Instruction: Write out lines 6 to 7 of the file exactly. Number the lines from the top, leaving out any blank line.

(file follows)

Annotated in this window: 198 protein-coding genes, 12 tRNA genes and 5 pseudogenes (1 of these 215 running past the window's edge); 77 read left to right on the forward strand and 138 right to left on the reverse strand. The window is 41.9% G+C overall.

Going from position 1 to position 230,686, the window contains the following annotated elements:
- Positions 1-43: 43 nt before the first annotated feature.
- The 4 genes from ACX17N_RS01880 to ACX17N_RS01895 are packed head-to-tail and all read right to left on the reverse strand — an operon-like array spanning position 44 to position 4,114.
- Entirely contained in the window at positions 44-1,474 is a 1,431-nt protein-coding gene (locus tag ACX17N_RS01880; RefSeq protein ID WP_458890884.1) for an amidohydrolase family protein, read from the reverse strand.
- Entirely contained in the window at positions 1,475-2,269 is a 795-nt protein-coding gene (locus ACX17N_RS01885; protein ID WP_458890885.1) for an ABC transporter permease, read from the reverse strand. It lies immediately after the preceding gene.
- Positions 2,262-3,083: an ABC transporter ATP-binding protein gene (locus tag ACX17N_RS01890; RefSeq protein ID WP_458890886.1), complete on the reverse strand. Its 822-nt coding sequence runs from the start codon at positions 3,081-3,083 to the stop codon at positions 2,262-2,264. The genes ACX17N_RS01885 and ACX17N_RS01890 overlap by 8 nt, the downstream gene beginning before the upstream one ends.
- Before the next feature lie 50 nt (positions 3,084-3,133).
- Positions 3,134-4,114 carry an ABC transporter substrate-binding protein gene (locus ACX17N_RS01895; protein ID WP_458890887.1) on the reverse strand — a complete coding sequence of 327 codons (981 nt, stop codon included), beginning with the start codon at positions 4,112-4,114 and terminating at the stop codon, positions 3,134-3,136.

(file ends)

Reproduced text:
- Entirely contained in the window at positions 1,475-2,269 is a 795-nt protein-coding gene (locus ACX17N_RS01885; protein ID WP_458890885.1) for an ABC transporter permease, read from the reverse strand. It lies immediately after the preceding gene.
- Positions 2,262-3,083: an ABC transporter ATP-binding protein gene (locus tag ACX17N_RS01890; RefSeq protein ID WP_458890886.1), complete on the reverse strand. Its 822-nt coding sequence runs from the start codon at positions 3,081-3,083 to the stop codon at positions 2,262-2,264. The genes ACX17N_RS01885 and ACX17N_RS01890 overlap by 8 nt, the downstream gene beginning before the upstream one ends.